cob) and in the hot summer I give them a chunk of cucumber or chunks of celery. I don't recommend
this in the winter, as both are very high in water and may cause diarea, but in the hot summer you
want to get as much fluid into the bunny as you can, and they love these cool treats!
Stay away from gassy fruits and vegetables, bunnies can't "toot", so have no way to get rid
of gas. Keep baby symethicone drops on hand in case they need relief from gas build up.
Rabbits don't need fresh fruit and vegetables in their diet if they get a good quality pellet. Think of
these as treats, given sparingly.
HAY-Rabbits need some type of roughage in their diet to help keep things moving. Hay is the
perfect source of this. You can buy small bags of hay at pet stores, or a bale from the local farmer.
Either is fine. Hay feeders on the side of the cage prevent a mess on the floor and lots of wasted
hay. Or stuff the hay into an old toilet paper roll and let them play to get it out. As long as the quality is
good, your bunny will love chewing on it.
TOYS: Bunnies love to play, they are very intelligent little creatures, and need things to keep their
minds occupied. Generally, anything a cat would play with, a bunny will play with. But keep in mind
that the bunny will chew it, so stay away from toys that would be easily destroyed by chewing. A trip
to the dollar store can produce enough toys to keep your bunny happy for weeks. Wiffle balls, with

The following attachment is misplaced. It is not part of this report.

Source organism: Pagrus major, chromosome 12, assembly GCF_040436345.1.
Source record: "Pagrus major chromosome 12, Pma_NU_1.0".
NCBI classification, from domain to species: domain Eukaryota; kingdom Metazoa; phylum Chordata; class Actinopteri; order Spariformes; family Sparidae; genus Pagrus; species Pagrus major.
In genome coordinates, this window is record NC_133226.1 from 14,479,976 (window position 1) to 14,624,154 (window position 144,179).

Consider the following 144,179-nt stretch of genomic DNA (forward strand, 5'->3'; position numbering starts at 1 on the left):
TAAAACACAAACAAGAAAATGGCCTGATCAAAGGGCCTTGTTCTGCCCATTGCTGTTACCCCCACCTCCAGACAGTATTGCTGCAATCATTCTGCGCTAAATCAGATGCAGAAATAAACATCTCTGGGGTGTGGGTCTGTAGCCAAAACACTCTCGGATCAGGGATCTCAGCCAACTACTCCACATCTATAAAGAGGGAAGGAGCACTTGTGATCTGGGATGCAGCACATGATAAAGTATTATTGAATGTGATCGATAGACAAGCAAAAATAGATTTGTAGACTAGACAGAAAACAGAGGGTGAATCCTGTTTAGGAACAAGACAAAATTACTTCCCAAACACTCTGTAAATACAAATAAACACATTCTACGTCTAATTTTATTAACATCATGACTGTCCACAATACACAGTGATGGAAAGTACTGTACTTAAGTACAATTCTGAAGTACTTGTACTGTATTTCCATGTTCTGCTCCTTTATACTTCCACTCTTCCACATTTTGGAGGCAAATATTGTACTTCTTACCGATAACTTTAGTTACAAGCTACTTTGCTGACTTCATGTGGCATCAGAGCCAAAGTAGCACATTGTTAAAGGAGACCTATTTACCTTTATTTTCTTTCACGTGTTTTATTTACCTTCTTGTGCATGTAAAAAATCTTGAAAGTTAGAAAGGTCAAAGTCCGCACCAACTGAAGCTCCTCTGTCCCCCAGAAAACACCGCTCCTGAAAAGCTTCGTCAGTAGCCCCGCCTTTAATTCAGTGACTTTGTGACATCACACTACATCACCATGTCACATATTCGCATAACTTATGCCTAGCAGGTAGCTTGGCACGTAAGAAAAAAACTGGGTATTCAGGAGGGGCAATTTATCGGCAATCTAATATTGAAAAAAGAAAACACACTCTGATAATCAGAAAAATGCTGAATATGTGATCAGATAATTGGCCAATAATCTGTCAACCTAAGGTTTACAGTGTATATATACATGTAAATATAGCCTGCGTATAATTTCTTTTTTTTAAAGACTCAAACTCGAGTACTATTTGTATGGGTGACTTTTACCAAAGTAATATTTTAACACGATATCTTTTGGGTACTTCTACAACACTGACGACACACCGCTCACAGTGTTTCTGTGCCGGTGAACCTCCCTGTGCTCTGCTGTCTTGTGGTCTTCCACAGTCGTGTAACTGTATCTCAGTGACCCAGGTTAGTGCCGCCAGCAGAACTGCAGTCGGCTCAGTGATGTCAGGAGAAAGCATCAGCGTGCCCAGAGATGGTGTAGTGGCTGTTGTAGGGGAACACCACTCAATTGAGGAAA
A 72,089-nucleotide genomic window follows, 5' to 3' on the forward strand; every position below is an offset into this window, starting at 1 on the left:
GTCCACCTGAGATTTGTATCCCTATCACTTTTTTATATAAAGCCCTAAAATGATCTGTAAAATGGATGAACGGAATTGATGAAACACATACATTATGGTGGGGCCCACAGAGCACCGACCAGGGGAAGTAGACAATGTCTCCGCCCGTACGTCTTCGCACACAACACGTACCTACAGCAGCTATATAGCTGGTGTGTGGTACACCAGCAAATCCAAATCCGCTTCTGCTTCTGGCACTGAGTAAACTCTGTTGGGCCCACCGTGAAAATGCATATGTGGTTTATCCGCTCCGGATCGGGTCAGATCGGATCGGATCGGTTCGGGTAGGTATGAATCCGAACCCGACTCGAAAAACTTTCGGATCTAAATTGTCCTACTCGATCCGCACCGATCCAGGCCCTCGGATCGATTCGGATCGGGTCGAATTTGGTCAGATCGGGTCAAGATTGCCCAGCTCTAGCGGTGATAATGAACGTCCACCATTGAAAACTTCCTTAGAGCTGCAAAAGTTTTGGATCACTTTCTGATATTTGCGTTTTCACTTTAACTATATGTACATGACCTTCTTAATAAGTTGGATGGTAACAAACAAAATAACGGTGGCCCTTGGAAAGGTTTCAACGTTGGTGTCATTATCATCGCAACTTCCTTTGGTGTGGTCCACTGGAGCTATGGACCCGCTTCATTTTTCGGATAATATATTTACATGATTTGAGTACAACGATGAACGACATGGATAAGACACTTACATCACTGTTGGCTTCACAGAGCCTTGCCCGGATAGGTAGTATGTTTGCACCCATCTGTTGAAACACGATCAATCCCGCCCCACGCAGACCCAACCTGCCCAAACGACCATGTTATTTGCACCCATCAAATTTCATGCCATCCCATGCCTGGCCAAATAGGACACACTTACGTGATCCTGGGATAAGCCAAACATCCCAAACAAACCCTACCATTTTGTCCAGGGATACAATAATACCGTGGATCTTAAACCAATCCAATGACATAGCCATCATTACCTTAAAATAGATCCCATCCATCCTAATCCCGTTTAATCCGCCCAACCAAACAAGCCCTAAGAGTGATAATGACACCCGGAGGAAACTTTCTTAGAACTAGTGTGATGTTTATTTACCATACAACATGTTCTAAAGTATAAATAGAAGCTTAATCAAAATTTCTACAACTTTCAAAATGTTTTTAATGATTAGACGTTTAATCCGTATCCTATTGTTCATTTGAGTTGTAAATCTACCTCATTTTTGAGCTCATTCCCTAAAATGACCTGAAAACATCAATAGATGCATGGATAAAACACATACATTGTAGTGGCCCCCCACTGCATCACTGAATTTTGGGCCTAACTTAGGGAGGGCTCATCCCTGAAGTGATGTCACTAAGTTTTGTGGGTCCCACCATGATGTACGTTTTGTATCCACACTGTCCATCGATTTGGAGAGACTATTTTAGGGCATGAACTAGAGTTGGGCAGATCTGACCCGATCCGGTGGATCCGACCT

the holes in the outside, are a favorite as they can grab them in their teeth to throw them. Plastic
shower curtain rings hooked together into a short chain they will play with by the hour. Anything that
squeeks, makes noise, jingles, or wiggles they love. Several of ours have a special stuffed animal
that they carry around with them. We also have snuggle blankets in with many of ours that they sleep
on, play under, toss around, or just chew. Even if it's just empty toilet paper spools, give your bunny
things to occupy it's mind and you'll find you have a happier bunny.
I am not a vet, have no vet
training, and do not present
this as anything other than
suggestions of things to try
with your bunny.  These are
some things that have worked
for us, or that we have done. If
your bunny is sick, take it to a
vet. Some of these things may
make it more comfortable until
the vet can see it, but are not
intended to substitute the care
of a veterinarian.
Bunnies need fresh water at all times. They can survive for a time without food, but not
water. ALWAYS be sure your friend has fresh, clean, cool water to drink!
Bunny Medicine Chest:
Vitamin E: This will contradict most poisons that your bunny can get into around your house. Get
the highest dose possible in the gelcap tablets. When you think your bunny may have been
poisoned, pinch a hole in the end and squirt it into it's mouth. If it's not poison, it won't hurt him, and
won't interfere with anything the vet will need to do, but if it is poison, chances are good it could
save him. I've had more than one case where I am sure that this saved the life of a rabbit, and the
results after giving it are amazing.
DriTail: For diarea, you can get this at PetSmart type stores, it will put a stop to it pretty quickly.
Benebac:: Good to keep on hand in case bunny stops eatting, this will help restore the bacteria in
the gut, and seems to make them want to eat again.